How I Write

I wrote this piece during my first semester in the Writing Minor. The objective of this assignment was to reflect on my personal goals as a writer, and  to provide greater perspective on what I would like to achieve as a writer in the Minor.

         I write because I have an intrinsic interest in wanting to step outside my natural thinking, and as Ibsen once said, truly and publicly “…sit in judgement on oneself” to consider if the lens that I look through at the world, is actually right. I want to engage with learning how cultural, political, and social messages have changed over time. As a writer I am looking to apply my interest in engaging with the world I live in, with the America I have grown to understand. My studies abroad in Asia and England assisted in aspects of my development as a journalist—specifically the ability to adapt to change. My fieldwork– the stories that I report and the interviews I have with people– demonstrates my ability to tell a narrative, to listen to people whose viewpoints are uniquely different from my own. I especially feel challenged to write about such experiences without inserting my opinion. It’s this challenge and the pressure to get a story right that excites me as a writer. In many ways this was and continues to be my mission as a writer— looking to understand and find relevancy in a conversation about what it means to belong in this nation.

While my motivation to write was initially pursued by the conceptual, wanting to examine the disconnectedness of the disenfranchised and left behind, the euphoria surrounding the 2008 election is an example of the question of what it means to belong to America, being an increasingly topical subject that received national attention.

As a journalist, I am interested in understanding the source of the social and financial experiences of Americans that frequently both the genius and paradox of American Democracy. My desire to write is inspired by the question of how/do I fit within The United States of America. This was a question that I felt inspired to consider during the 2008 Presidential Campaign, and continue to think about today.  I often wondered what role the national press corps had in making President Obama’s message widely understood by the American public. I am still concerned by the storylines that informed that were exposed by the political journalists during the campaign, most of whom connected local, regional problems to general national concerns. Finally, I write out of curiosity– I am curious to know the place that news reporting has in making American Democracy whole. My curiosity for this particular issue is shaped by this simple fact: The social engagement that the American public had with American politics, during the 2008 presidential campaign, created an upward scalar effect in political participation that was historical!

All these questions and more can only be answered if I experienced this type of movement as a writer witnessing this transformation.

I write, because I like the experience of acting on my inquiry. I am constantly thinking and acting on my desire to understand the human experience. Much of my writing is indeed guided by what George Orwell call’s “aesthetic enthusiasm.” I want to provide impact, give the stories that need to be told access to a wider public body politic and public discourse. My aim is for the seemingly insubordinate to engage and affirm their relevancy in both who and what is defined as being truly American.  Now I want to take it a step further, and learn how America is thinking digitally.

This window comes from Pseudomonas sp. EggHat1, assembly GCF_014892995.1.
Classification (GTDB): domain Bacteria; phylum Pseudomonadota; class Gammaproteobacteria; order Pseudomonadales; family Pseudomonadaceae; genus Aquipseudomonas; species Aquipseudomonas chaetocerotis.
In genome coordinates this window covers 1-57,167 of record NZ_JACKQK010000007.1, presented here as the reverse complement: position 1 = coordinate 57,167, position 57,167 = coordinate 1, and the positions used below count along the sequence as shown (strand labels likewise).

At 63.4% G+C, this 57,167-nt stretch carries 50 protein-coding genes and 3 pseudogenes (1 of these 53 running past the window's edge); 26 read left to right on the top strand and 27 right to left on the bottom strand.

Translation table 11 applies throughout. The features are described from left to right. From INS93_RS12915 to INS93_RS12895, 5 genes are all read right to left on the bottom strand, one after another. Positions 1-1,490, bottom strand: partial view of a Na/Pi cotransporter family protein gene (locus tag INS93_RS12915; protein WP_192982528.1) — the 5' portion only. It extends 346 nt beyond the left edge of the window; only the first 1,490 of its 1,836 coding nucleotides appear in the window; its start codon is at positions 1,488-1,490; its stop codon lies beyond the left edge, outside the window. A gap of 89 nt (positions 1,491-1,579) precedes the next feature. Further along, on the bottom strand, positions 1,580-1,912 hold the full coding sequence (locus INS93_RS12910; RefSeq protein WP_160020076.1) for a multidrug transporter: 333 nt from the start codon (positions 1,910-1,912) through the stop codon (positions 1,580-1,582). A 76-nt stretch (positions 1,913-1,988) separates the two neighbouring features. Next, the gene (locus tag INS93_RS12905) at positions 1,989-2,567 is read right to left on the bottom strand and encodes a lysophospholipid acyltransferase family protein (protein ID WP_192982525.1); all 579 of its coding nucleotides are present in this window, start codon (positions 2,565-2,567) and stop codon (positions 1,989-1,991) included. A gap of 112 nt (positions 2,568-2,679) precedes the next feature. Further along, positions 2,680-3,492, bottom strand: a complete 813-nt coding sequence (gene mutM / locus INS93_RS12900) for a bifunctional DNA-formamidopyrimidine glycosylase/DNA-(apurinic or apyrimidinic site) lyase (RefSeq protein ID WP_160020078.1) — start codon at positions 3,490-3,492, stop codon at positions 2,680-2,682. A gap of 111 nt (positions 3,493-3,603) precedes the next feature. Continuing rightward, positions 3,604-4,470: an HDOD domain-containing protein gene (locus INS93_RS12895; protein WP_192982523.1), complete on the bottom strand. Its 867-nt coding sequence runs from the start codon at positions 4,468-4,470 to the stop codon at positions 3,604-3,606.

The 2008 campaign gave me the impetus to think more seriously about my own goals as an investigative journalist. Watching President Obama’s campaign collectively shift the attention from the politics of campaigning to explaining the promise of this this country was awe-inspiring, so much so I felt a curiosity to dig deeper and find out what exactly sparked such a emotive response given to the 2008 Obama Campaign, from not just me but from other people. More broadly, I am interested in exploring and gaining an understanding of the hidden opportunities that the campaign trail revealed itself to President Obama in 2008, a demonstration that created so much appeal and movement given for the message around change and hope that the definition and mere imagination of the American Dream began to widen. This movement was due largely to President Obama’s political agenda responding to the variation of the American experiences that he was given access to on the campaign trail. In commitment to this curiosity to have my questions answered of how The Obama Administration did such a thing, and how America is thinking, I want to evaluate these questions as a writer, and join the global conversation that concerns America’s image.

Years from now, I want my audience to source the debates or discussions that I started or continued as a writer as a determinant of the political, cultural, and social age in which I was living. While this desire is very Orwellian, so is my aspired legacy. Like Orwell, I want my pieces to be very timeless and classic reads, pushing “the world in a certain direction, to alter other peoples’ idea of the kind of society that they should strive after.”  Nevertheless, I also draw inspiration from syndicated blogger,  Andrew Sullivan.

In writing about the human condition that comes with Americanization, like Sullivan says, I  want my reader to “have the curious sense of moving backward in time as you move forward in pages.” As I piece together the  underlying identity of what it means to be an American, I want my readers to understand what I see when I read Sullivan’s blogs, which he self- describes as showing “the ways in which human beings order and tidy and construct the story of their lives.”


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